Kuniaki Takahashi1, MD; Daniel J.F.M. Thuijs2, MD, PhD; Hironori Hara1, MD; Rutao Wang3,4, MD; Friedrich-Wilhelm Mohr5, MD, PhD; Marie-Claude Morice6, MD, PhD; David R. Holmes Jr7, MD; Arie Pieter Kappetein2, MD, PhD; Stuart J. Head2, MD, PhD; Yoshinobu Onuma3, MD, PhD; Patrick W. Serruys3, MD, PhD
1. Department of Cardiology, Amsterdam University Medical Centre, University of Amsterdam, Amsterdam, the Netherlands; 2. Department of Cardiothoracic Surgery, Erasmus University Medical Centre, Rotterdam, the Netherlands; 3. Department of Cardiology, National University of Ireland Galway (NUIG), Galway, Ireland; 4. Department of Cardiology, Radboud University, Nijmegen, the Netherlands; 5. University Department of Cardiac Surgery, Heart Centre Leipzig, Leipzig, Germany; 6. Department of Cardiology, Hôpital Privé Jacques Cartier, Ramsay Générale de Santé, Massy, France; 7. Department of Cardiovascular Diseases and Internal Medicine, Mayo Clinic, Rochester, MN, USA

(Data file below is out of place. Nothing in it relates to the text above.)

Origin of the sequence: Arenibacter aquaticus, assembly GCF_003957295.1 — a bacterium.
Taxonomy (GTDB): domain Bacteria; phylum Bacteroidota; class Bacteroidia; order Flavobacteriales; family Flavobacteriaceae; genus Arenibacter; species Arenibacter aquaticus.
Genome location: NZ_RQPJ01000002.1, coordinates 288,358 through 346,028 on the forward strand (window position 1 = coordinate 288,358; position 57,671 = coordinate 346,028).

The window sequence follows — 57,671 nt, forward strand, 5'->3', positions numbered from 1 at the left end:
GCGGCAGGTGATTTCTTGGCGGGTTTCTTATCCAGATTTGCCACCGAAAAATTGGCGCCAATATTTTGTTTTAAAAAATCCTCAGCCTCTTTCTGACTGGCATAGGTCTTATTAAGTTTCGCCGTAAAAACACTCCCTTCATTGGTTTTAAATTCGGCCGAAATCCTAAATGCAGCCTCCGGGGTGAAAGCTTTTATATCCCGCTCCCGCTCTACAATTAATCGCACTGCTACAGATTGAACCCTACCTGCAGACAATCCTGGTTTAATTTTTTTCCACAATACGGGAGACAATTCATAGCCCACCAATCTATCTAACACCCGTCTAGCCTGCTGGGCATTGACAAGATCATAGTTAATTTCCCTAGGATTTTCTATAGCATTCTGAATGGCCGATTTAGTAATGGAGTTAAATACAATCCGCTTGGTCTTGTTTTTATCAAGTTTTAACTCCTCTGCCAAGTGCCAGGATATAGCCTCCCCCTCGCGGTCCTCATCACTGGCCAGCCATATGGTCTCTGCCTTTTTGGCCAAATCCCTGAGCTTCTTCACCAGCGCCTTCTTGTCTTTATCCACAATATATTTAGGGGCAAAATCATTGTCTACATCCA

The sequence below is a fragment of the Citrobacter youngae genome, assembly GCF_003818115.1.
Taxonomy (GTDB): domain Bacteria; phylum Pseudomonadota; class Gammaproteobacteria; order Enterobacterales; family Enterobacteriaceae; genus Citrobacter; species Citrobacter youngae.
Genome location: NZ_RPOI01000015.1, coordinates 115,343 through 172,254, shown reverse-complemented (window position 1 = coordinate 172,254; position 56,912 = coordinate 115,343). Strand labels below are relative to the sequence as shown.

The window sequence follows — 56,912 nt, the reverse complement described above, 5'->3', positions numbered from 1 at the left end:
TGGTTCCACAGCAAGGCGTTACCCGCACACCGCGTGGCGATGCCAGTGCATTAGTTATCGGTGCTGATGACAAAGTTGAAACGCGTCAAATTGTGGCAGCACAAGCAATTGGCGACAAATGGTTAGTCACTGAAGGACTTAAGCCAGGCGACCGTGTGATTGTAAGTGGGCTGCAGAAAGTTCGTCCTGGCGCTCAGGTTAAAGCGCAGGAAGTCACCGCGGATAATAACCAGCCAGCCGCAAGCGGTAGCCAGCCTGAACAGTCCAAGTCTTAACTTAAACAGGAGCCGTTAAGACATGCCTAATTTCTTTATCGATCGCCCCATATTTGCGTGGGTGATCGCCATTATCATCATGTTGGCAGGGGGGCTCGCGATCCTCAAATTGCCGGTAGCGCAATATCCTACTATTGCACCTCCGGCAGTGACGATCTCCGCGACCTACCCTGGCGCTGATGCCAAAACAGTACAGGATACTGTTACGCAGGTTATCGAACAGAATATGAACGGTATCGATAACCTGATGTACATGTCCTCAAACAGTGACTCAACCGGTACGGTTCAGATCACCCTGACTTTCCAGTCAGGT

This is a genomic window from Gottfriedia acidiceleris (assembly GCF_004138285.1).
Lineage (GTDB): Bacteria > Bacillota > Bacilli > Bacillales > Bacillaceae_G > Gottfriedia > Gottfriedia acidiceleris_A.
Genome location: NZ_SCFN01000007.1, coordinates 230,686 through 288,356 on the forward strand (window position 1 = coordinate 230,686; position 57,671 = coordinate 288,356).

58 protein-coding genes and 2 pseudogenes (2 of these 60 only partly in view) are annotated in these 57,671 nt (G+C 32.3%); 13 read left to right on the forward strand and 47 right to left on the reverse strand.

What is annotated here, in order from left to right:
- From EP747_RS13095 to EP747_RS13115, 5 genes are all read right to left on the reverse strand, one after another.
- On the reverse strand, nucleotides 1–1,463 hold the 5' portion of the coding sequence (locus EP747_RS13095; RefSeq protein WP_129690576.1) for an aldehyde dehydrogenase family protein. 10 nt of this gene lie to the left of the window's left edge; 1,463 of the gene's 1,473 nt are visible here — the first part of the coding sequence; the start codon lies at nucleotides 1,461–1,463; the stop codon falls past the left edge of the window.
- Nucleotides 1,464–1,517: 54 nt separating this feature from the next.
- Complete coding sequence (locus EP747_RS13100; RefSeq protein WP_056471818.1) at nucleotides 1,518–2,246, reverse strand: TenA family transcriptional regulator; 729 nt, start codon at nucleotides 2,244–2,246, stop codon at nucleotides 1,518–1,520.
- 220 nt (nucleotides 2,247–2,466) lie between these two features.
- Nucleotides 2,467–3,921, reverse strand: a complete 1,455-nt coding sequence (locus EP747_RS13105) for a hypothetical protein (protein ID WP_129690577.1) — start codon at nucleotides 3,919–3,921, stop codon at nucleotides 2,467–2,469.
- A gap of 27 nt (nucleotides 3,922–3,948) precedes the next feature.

The anatomical SYNTAX score (SS) has been considered an important tool in the quantitative assessment of the complexity of coronary artery disease (CAD) and in facilitating the risk stratification of patients undergoing revascularisation. However, the anatomical SS, obtained prior to revascularisation, has been shown not to be associated with short- and long-term clinical outcomes in patients who received coronary artery bypass grafting (CABG). These findings prompted the development of the CABG SS, assessing native residual stenotic lesions, taking into account the extent of revascularisation by bypass grafting, with the aim of helping to identify patients at higher risk ...
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Coronary interventionsLeft main and multivessel disease
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